The flexagon pages of “Passing” include 64 hand-painted portraits representing a broad cross-section of society, but when the reader manipulates the paper, the smiling faces move to reveal a collection of 64 antisemitic quotes, tropes, and jokes. The contrast between the bright colors and welcoming expressions with the hidden malevolence is intentionally surprising and hurtful. “Passing” provides the viewer with an experience akin to suffering antisemitism firsthand, while highlighting the scope and impact that antisemitism has on individuals as well as the course of history. The epilogue provides additional perspective. All quotes are attributed.
I do not typically pair my work with explanatory passages, but this work requires special care. Its form is metaphoric; like the paper of these pages, the words reproduced herein can be folded and manipulated to represent something false.
Fold the flexagon pages and slide the layers in order to reveal what lies behind the smiling faces. Behind every portrait can be found an antisemitic quote, trope or joke, in much the same way that these words arise in life – in casual conversation, in idle remarks made on television, by religious leaders at their pulpits, or anywhere, really. The comments always sting and the pain is often augmented by a sense of betrayal and surprise. The hurt can come from unexpected quarters, from anyone. The comments pass as acceptable, and are often made in the presence of Jews who pass as members of the dominant culture, or with the presumption that Jews can successfully pass as integrated while maintaining a separate identity.
With the exception of a few common jokes and standard antisemetic questions that often get asked in casual conversation, I chose only antisemetic quotes that could be traced to their source. It is often said that “People don’t say or think those things anymore,” so I wanted to make it clear that people really do say and think these things, historically, currently and with great frequency. In fact, I had so many traceable options that I had a difficult time narrowing the number down to 64. Thus I opted to not include the most recognized and committed antisemites such as Adolph Hitler and Richard Wagner.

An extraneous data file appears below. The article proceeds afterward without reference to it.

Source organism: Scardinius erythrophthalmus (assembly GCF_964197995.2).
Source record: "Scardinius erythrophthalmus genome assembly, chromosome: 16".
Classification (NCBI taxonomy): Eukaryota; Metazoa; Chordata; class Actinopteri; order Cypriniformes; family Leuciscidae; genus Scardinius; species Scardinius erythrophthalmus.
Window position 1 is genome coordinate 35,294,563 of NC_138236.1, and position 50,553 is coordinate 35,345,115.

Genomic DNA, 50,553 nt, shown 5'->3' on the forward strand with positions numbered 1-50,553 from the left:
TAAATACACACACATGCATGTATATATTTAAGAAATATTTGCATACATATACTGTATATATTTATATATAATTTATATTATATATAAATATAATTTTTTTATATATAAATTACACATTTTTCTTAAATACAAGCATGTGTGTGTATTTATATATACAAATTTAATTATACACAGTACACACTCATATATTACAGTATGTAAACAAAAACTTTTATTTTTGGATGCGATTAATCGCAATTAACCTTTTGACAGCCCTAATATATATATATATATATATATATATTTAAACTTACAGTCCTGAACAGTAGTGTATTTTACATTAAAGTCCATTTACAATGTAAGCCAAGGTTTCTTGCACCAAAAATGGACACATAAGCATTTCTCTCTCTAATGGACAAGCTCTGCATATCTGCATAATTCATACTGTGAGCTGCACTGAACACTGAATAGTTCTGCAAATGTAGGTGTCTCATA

This collection is directed at those who minimize the scope and impact of antisemitism. This collection aims to enlighten those who do not understand the main origins of antisemitism. This collection addresses those who do not understand how this insidious ideology blazes a trail throughout 2000 years of history right up to the crematorium doors at Auschwitz, and that Auschwitz was not the final destination, and did not even institute a pause in the construction of this road to hell.
I worried about collecting this much antisemitism from such a broad array of sources under the auspices of one work. Some viewers may take it as a manifesto, or a blueprint. Am I drawing attention to the injustice? Or am I reinforcing the unjust messages I highlight? As I worked on this project I came to the conclusion that there is nothing hidden. This problem is already in the public eye, it is just not properly labeled as a problem.
The purpose of this work is not to “cancel” anyone. I am merely pointing out how pervasively acceptable it is to harbor antisemitic thoughts and express them freely, from the full spectrum of political leanings. I think it is important to listen to these speakers and to understand that there is no perfection in this world. All people, all ideologies and all faiths are flawed to some degree. Acknowledging the flaw allows us to create newer less flawed iterations.
Some of the people quoted in this book have since apologized for their words. Some have not. I have not taken a person’s remorse into consideration when including their words. In every generation antisemitism rises in response to the evils of the past, infecting those it touches. And, in every generation, the poisonous presence of antisemitism must be actively addressed, no matter where it appears. This is not about absolutism. This is about good people saying and doing bad things as much as it is about bad people saying and doing bad things. It is possible for a person to be good in one way and bad in another, and if we were to let the presence of evil invalidate the good, the world would be poorer for it. But the converse is also true–if we ignore the evil simply because someone has honor, goodness or talent that seems to outweigh their flaws – we allow the infection to persist, and the person who might have lived a healthy life remains poisoned and poisons others. For every person who gains self-awareness and recognizes their own bigotry and feels remorse, there are dozens who never do, or who never see the retractions. So here the words of the remorseful remain, in acknowledgement that even retracted words have a lasting impact.